We are hopeful that President Obama realizes the importance of the skill set women leaders bring to the table. Skills such as collaboration have been sorely lacking within the Beltway in recent years.
NEW YORK, NY (PRWEB) November 26, 2012
The New Agenda, a national non-partisan organization devoted to getting more women into leadership positions, is calling on President Obama to appoint more women to cabinet and inner-circle positions in his second term. In his first term, President Obama's White House was referred to as a "boys' club," with one former staffer describing the atmosphere as a "hostile workplace" for women.
In the 2012 Presidential Election, women comprised 54 percent of voters and voted for Obama by an 11 point margin, while male voters preferred Romney by 7 points. Amy Siskind, President of The New Agenda commented, "Women turned out to propel President Obama to victory in an election with a historic gender gap. He can thank women for his second term." Siskind also noted data from the Center for American Women and Politics indicating that women's votes made the difference in several high-profile Senate races.
In Obama's first term, many women's organizations and Democratic activists were disappointed by the lack of women in his cabinet and inner-circle. MSNBC's Chris Matthews recently lamented on Hardball that when Secretary Hillary Clinton steps down, Obama will have an all male line up in top administration positions. Obama had a disappointing six women in cabinet positions, no progress from his predecessor President George W. Bush.* Siskind added, "President Obama had a dismal track record with gender representation in his first term. He seemed to have a blind spot to the necessity of gender balance and inclusiveness."
There are some early signs in his second term that President Obama has evolved on the issue of gender representation. Last week, he hosted a meeting of 12 CEOs to discuss the fiscal cliff. Of the 12, three (25%) were women - a step forward from the often all-male roundtables during his first term. Siskind added, "We are hopeful that President Obama realizes the importance of the skill set women leaders bring to the table. Skills such as collaboration have been sorely lacking within the Beltway in recent years."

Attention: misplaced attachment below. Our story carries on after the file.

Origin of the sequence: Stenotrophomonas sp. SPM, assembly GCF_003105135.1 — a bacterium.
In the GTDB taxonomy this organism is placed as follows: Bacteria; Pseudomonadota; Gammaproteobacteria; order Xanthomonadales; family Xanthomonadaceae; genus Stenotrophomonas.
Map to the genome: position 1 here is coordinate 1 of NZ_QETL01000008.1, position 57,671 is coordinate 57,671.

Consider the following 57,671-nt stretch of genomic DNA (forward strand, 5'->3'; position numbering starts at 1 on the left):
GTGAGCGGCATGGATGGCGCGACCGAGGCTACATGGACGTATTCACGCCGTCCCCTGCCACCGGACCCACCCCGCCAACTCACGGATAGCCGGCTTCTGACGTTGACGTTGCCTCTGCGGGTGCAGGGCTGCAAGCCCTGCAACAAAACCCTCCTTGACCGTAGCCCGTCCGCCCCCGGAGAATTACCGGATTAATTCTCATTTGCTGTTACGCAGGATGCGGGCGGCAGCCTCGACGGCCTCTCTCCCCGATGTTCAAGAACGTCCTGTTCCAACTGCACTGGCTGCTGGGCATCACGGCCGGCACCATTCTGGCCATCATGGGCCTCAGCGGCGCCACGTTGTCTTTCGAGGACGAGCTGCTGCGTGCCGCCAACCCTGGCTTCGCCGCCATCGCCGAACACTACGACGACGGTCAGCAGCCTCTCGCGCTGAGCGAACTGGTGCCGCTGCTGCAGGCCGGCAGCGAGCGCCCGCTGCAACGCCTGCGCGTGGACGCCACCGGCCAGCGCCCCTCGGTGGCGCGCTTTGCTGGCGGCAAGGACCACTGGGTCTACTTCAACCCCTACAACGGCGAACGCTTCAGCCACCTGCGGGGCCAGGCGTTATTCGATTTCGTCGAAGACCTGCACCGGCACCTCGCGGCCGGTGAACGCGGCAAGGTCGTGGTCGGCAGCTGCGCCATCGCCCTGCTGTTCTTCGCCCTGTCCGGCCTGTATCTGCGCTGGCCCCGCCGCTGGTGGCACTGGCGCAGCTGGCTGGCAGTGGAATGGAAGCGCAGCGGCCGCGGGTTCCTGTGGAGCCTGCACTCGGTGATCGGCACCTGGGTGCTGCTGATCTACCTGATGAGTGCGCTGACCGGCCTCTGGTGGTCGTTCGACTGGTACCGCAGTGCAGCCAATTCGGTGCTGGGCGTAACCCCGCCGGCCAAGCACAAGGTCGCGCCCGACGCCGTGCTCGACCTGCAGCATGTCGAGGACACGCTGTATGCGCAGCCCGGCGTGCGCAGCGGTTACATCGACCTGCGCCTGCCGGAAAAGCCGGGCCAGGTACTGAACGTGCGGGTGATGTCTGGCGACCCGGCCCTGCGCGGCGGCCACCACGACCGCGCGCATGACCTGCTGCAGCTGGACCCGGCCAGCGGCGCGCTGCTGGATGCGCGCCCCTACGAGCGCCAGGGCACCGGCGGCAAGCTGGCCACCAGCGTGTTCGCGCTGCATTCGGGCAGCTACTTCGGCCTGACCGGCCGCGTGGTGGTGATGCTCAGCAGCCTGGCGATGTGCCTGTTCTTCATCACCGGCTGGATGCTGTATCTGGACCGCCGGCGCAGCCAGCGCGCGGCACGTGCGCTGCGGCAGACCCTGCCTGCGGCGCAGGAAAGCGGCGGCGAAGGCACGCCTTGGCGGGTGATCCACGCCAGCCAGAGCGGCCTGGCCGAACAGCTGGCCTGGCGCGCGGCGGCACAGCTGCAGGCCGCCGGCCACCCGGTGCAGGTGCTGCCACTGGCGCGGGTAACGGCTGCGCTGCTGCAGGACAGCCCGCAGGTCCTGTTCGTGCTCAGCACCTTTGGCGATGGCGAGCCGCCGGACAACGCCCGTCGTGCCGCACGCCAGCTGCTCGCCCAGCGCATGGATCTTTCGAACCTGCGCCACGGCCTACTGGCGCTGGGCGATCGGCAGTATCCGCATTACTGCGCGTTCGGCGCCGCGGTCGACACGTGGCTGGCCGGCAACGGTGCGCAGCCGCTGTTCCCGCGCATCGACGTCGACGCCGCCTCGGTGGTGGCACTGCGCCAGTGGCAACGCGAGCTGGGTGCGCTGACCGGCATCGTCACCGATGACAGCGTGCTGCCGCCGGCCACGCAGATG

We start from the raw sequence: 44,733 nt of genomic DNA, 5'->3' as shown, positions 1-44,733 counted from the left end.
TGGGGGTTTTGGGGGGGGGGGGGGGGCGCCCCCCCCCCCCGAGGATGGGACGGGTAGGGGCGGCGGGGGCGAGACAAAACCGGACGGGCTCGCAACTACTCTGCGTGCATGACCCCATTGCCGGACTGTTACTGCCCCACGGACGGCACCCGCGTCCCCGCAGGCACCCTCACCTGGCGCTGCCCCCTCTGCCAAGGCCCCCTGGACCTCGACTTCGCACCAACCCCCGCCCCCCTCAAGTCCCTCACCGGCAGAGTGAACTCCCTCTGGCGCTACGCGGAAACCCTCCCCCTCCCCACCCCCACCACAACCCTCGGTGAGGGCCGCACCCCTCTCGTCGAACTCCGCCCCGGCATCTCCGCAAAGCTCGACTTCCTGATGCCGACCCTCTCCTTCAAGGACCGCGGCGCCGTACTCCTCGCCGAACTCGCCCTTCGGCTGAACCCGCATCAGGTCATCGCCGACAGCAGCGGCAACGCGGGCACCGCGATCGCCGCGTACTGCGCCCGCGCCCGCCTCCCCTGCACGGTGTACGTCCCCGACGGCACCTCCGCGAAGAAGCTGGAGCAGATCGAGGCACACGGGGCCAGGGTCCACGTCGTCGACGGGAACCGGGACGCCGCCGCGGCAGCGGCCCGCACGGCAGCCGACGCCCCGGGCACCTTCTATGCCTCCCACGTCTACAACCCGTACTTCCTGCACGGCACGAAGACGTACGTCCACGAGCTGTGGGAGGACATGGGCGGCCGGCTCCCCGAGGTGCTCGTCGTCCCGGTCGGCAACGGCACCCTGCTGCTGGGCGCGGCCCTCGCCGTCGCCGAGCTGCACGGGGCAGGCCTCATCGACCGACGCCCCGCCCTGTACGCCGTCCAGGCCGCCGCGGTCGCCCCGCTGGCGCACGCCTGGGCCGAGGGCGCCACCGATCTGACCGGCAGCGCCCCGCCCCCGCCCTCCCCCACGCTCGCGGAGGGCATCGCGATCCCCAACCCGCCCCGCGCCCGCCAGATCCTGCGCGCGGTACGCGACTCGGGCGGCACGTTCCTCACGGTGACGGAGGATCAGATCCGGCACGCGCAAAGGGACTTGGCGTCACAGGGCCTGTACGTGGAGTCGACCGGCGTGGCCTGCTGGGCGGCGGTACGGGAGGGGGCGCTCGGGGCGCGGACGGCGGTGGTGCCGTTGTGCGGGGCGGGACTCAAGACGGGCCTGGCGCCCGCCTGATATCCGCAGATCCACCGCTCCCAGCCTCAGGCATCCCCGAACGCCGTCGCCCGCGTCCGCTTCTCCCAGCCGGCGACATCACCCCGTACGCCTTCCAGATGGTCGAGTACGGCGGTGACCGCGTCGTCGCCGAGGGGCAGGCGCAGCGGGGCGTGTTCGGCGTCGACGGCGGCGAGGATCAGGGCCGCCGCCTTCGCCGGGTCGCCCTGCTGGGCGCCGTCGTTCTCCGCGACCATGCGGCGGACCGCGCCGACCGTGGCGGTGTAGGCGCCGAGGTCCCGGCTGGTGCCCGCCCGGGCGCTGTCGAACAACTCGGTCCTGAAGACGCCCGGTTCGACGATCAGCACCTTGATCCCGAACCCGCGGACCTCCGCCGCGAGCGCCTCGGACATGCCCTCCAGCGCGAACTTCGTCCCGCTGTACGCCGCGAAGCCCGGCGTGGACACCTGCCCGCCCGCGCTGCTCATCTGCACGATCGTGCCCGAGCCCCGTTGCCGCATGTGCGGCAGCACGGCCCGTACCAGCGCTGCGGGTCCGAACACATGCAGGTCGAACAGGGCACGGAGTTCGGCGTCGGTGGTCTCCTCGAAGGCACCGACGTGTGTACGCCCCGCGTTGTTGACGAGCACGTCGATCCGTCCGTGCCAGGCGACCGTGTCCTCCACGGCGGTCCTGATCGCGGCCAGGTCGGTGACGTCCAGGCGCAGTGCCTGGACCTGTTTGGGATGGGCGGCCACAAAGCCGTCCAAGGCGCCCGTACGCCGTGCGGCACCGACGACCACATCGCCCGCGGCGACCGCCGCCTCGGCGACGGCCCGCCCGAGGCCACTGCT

The New Agenda recommendations for cabinet and inner-circle positions including, but not limited to, CIA Director, Secretary of State, Secretary of Treasury and Attorney General include:
Sen Diane Feinstein
Shelia Bair – former Chair of the FDIC
Brooksley Born – former Chair of the Commodity Futures Trading Commission
Sallie Krawcheck – former Wall Street Executive
Anne Mulcahy – former CEO of Xerox Corporation
Sheryl Sandberg – COO of Facebook
Beth Mooney, CEO of KeyCorp
Zoe Cruz, former President of Morgan Stanley
Rep Jane Harman
Valerie Plame, former CIA Operations Officer
Rep Loretta Sanchez
AG Kamala Harris
Sen Olympia Snowe
UN Ambassador Susan Rice
Laura Tyson, former Chair of the US President's Council of Economic Advisers
Rebecca Blank, acting Secretary of the US Department of Commerce
General Ann Dunwoody, first woman 4-star general
Dr. Janet S. Fender, Scientific Adviser to the Commander, Langley Air Force Base
Rep Linda Sanchez
Lt. Governor Barbara Lawton
Rep Debbie Wasserman Schultz, DNC Chair
Gov Jennifer Granholm
Ursula Burns, Chair and CEO of Xerox Corporation
Carly Fiorina, former CEO of Hewlett Packard
Meg Whitman, CEO of Hewlett Packard
Virginia Rometty, Chair and CEO of IBM
Angela Braley, former CEO of Wellpoint
Ellen Kullman, Chair and CEO of E.I. duPont
Deanna Mulligan, President and CEO of Guardian Life Insurance
Ilene Gordan, CEO of Ingredion
Gracia Martore, CEO of Gannett Corporation
Sherilyn McCoy, CEO of Avon
Denise Morrison, President and CEO of Campbell Soup
Nooyi Indra, Chair and CEO of PepsiCo
Debra Reed, CEO of Sempra Energy
Irene Rosenfeld, Chair and CEO of Mondelēz International
Patricia Woertz, President and CEO of Archer Daniels Midland
Mary Agnes Wilderotter, Chair and CEO of Frontier Communications
- George W. Bush had five women in cabinet level positions at the end of his second term. If he had included Susan Rice, Ambassador to the UN, as cabinet level, as does President Obama, he would have had six women in his cabinet.